The hip joint is designed for everyday movement and
durability. From gentle walking and swimming to triathlons and marathons, the
body’s largest ball-and-socket joint can generally withstand repeated motions. However,
as the body gets older or through trauma, hip pain can become a problem for
many people.

What are the symptoms of hip pain?

Believe it or not, hip pain can cause discomfort in the
following areas of your body:

  • Buttocks
  • Groin
  • Thighs
  • Knees
  • Inside or outside of the hip joint

Conditions that can cause of hip pain

Often, hip pain can simply be a temporary issue caused by
overdoing it in the gym and will ease up within a matter of days. However, if
hip pain persists there could be a specific condition causing the problem.
These can include:

  1. Rheumatoid
    and osteoarthritis are the most common causes of hip pain,
    especially in older people and is an inflammation of the joints caused by the
    wearing away of cartilage. Without the smooth cushioning cartilage, bone rubs
    on bone causing swelling, pain and reduction in movement.
  • With age, bones can become brittle and weak
    making it more likely they will break during a fall. Hip fractures are also a
    common cause of hip pain, especially in the elderly.
  • The muscles that enable movement like walking
    and running are attached to the thigh by tendons. Often, due to overuse, these
    tendons can become inflamed and sore which is a condition known as tendonitis.
    This is a common cause of hip pain, often in younger adults.
  • Bursitis, a painful condition occurring when bursae
    (fluid-filled sacs that protect bones, tendons and joint muscles) become
    inflamed. Inflammation of bursae is often due to repetitive activities.
  • Another injury caused by repetitive twisting
    movements is a hip labral tear where the labrum cartilage, found on the socket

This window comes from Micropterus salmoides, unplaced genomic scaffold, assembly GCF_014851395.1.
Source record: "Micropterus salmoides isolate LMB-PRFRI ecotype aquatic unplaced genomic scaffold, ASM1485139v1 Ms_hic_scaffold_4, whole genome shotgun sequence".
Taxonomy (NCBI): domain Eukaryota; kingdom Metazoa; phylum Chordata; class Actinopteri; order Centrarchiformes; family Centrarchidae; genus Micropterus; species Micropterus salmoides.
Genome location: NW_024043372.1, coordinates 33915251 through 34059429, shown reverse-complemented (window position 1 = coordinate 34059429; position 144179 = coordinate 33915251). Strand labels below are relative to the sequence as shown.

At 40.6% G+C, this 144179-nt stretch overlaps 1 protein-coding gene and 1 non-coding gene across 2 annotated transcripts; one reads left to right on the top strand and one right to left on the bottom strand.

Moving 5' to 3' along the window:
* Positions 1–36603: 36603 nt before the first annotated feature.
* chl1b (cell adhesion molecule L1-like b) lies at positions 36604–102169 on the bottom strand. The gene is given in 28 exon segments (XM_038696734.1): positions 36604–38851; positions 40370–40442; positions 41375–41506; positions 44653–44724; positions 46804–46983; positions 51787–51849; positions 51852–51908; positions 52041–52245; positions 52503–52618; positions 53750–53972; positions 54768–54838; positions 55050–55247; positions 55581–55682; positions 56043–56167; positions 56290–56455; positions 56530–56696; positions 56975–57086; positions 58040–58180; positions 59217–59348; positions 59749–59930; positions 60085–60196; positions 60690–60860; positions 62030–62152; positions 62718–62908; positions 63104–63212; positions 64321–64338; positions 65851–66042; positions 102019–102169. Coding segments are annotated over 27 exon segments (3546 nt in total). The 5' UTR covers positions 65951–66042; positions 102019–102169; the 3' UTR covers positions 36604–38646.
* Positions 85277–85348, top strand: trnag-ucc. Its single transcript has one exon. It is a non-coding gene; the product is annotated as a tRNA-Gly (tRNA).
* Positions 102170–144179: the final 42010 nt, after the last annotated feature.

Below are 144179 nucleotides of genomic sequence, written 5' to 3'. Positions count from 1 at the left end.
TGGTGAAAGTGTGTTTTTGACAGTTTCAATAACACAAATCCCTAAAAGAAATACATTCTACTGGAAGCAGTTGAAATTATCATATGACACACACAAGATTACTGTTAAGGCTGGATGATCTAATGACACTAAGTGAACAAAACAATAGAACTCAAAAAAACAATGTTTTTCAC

of the hip joint, is torn. This injury is common amongst athletes
    and can lead to severe hip pain.

What treatments are available for hip pain?

If hip pain isn’t too severe or is a simple muscle or tendon
strain brought on by rigorous exercise then over-the-counter medication, such
as ibuprofen, can help short-term.

For sudden injuries, as a result of a knock or slight
injury, cold compresses, ice packs and rest can be suitable for reducing
swelling and relieving pain.

However, for ongoing hip pain caused by arthritis, treatment
may need to be different. Low-impact sport such as swimming has been found to
help sufferers as well as contributing to overall health and wellbeing.
Physiotherapy is another non-invasive treatment designed to increase motion
range and improve movement of the joints.

For severe arthritis pain, a new technique called Lipogems treatment
can provide a long-term pain relief option. Lipogems treatment takes a small
amount of existing body fat from a patient’s tummy and is injected directly
into the hip joint to provide cushioning where the cartilage is missing. This
minimally invasive technique supports the body’s own natural healing process
and only takes an hour to be administered with a local anaesthetic.

Lipogems treatment has been approved by the FDA and is
recognised as being a great solution for arthritis sufferers with ongoing hip

If you would like to treat your hip pain, or to find out
more about Lipogems treatment please contact the Dr Ralph Rogers team on +44
(0)20 7112 5400 or visit the website:

Please read this useful article: Improving Hip Pain while Sleeping on your side